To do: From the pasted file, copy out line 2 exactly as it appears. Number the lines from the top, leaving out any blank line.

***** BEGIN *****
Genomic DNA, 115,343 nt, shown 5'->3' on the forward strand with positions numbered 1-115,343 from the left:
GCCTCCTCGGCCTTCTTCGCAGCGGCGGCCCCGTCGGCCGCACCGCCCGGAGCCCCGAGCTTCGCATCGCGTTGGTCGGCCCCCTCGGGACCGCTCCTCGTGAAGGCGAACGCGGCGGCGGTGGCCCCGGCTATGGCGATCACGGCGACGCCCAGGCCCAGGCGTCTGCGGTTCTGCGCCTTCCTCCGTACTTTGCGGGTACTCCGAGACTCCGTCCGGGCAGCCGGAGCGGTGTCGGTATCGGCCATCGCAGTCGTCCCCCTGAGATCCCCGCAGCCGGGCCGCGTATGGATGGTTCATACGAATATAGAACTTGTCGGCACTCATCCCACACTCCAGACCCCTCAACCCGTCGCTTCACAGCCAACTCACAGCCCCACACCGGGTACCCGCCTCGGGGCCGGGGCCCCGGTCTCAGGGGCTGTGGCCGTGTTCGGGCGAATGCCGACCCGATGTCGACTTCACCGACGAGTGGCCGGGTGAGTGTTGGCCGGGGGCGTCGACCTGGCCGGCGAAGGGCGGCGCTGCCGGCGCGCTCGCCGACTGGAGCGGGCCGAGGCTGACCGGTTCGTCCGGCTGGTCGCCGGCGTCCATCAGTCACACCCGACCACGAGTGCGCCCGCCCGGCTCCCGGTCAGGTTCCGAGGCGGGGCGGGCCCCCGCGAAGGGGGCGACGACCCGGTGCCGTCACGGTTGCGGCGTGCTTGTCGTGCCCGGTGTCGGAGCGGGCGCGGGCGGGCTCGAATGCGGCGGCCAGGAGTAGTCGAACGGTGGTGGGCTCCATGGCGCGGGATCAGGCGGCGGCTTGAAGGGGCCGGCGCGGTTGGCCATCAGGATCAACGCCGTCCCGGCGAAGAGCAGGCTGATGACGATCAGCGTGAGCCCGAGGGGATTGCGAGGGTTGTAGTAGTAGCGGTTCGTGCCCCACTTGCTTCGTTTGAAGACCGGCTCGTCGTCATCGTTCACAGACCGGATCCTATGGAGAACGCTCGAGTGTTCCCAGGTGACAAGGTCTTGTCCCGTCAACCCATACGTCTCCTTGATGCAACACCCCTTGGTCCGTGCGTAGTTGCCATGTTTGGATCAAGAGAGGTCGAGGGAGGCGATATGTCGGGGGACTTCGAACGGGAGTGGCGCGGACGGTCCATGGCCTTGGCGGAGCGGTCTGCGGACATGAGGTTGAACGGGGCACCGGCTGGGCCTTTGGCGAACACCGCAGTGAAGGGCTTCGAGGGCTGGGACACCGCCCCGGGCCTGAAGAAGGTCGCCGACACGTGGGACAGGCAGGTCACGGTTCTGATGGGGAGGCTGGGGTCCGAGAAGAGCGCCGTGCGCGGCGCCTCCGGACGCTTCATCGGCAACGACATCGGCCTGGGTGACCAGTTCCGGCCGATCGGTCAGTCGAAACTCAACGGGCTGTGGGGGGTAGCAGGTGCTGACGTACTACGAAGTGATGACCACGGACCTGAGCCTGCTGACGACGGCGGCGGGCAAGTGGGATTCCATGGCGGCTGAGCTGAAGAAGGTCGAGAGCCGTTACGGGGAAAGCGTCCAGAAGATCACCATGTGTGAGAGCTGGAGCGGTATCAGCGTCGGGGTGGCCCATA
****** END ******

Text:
GCCTCCTCGGCCTTCTTCGCAGCGGCGGCCCCGTCGGCCGCACCGCCCGGAGCCCCGAGCTTCGCATCGCGTTGGTCGGCCCCCTCGGGACCGCTCCTCGTGAAGGCGAACGCGGCGGCGGTGGCCCCGGCTATGGCGATCACGGCGACGCCCAGGCCCAGGCGTCTGCGGTTCTGCGCCTTCCTCCGTACTTTGCGGGTACTCCGAGACTCCGTCCGGGCAGCCGGAGCGGTGTCGGTATCGGCCATCGCAGTCGTCCCCCTGAGATCCCCGCAGCCGGGCCGCGTATGGATGGTTCATACGAATATAGAACTTGTCGGCACTCATCCCACACTCCAGACCCCTCAACCCGTCGCTTCACAGCCAACTCACAGCCCCACACCGGGTACCCGCCTCGGGGCCGGGGCCCCGGTCTCAGGGGCTGTGGCCGTGTTCGGGCGAATGCCGACCCGATGTCGACTTCACCGACGAGTGGCCGGGTGAGTGTTGGCCGGGGGCGTCGACCTGGCCGGCGAAGGGCGGCGCTGCCGGCGCGCTCGCCGACTGGAGCGGGCCGAGGCTGACCGGTTCGTCCGGCTGGTCGCCGGCGTCCATCAGTCACACCCGACCACGAGTGCGCCCGCCCGGCTCCCGGTCAGGTTCCGAGGCGGGGCGGGCCCCCGCGAAGGGGGCGACGACCCGGTGCCGTCACGGTTGCGGCGTGCTTGTCGTGCCCGGTGTCGGAGCGGGCGCGGGCGGGCTCGAATGCGGCGGCCAGGAGTAGTCGAACGGTGGTGGGCTCCATGGCGCGGGATCAGGCGGCGGCTTGAAGGGGCCGGCGCGGTTGGCCATCAGGATCAACGCCGTCCCGGCGAAGAGCAGGCTGATGACGATCAGCGTGAGCCCGAGGGGATTGCGAGGGTTGTAGTAGTAGCGGTTCGTGCCCCACTTGCTTCGTTTGAAGACCGGCTCGTCGTCATCGTTCACAGACCGGATCCTATGGAGAACGCTCGAGTGTTCCCAGGTGACAAGGTCTTGTCCCGTCAACCCATACGTCTCCTTGATGCAACACCCCTTGGTCCGTGCGTAGTTGCCATGTTTGGATCAAGAGAGGTCGAGGGAGGCGATATGTCGGGGGACTTCGAACGGGAGTGGCGCGGACGGTCCATGGCCTTGGCGGAGCGGTCTGCGGACATGAGGTTGAACGGGGCACCGGCTGGGCCTTTGGCGAACACCGCAGTGAAGGGCTTCGAGGGCTGGGACACCGCCCCGGGCCTGAAGAAGGTCGCCGACACGTGGGACAGGCAGGTCACGGTTCTGATGGGGAGGCTGGGGTCCGAGAAGAGCGCCGTGCGCGGCGCCTCCGGACGCTTCATCGGCAACGACATCGGCCTGGGTGACCAGTTCCGGCCGATCGGTCAGTCGAAACTCAACGGGCTGTGGGGGGTAGCAGGTGCTGACGTACTACGAAGTGATGACCACGGACCTGAGCCTGCTGACGACGGCGGCGGGCAAGTGGGATTCCATGGCGGCTGAGCTGAAGAAGGTCGAGAGCCGTTACGGGGAAAGCGTCCAGAAGATCACCATGTGTGAGAGCTGGAGCGGTATCAGCGTCGGGGTGGCCCATA